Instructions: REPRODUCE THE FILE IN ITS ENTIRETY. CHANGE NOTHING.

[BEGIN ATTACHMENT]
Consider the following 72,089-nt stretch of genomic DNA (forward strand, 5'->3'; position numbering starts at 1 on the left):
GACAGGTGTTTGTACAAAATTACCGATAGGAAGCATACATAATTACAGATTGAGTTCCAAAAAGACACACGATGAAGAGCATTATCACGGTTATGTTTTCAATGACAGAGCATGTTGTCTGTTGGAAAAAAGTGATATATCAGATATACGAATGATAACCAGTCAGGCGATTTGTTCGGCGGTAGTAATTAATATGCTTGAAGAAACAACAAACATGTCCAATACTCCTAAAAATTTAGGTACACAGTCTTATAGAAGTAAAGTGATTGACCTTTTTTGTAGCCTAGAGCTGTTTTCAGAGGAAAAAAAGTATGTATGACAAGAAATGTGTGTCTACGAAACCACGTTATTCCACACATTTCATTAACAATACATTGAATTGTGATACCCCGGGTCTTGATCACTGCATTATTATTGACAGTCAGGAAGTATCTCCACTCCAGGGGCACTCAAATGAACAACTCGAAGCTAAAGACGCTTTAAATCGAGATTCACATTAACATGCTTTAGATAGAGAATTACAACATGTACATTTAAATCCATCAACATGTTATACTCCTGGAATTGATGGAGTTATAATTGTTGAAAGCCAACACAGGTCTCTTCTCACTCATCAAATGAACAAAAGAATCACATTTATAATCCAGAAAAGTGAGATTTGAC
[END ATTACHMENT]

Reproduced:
Consider the following 72,089-nt stretch of genomic DNA (forward strand, 5'->3'; position numbering starts at 1 on the left):
GACAGGTGTTTGTACAAAATTACCGATAGGAAGCATACATAATTACAGATTGAGTTCCAAAAAGACACACGATGAAGAGCATTATCACGGTTATGTTTTCAATGACAGAGCATGTTGTCTGTTGGAAAAAAGTGATATATCAGATATACGAATGATAACCAGTCAGGCGATTTGTTCGGCGGTAGTAATTAATATGCTTGAAGAAACAACAAACATGTCCAATACTCCTAAAAATTTAGGTACACAGTCTTATAGAAGTAAAGTGATTGACCTTTTTTGTAGCCTAGAGCTGTTTTCAGAGGAAAAAAAGTATGTATGACAAGAAATGTGTGTCTACGAAACCACGTTATTCCACACATTTCATTAACAATACATTGAATTGTGATACCCCGGGTCTTGATCACTGCATTATTATTGACAGTCAGGAAGTATCTCCACTCCAGGGGCACTCAAATGAACAACTCGAAGCTAAAGACGCTTTAAATCGAGATTCACATTAACATGCTTTAGATAGAGAATTACAACATGTACATTTAAATCCATCAACATGTTATACTCCTGGAATTGATGGAGTTATAATTGTTGAAAGCCAACACAGGTCTCTTCTCACTCATCAAATGAACAAAAGAATCACATTTATAATCCAGAAAAGTGAGATTTGAC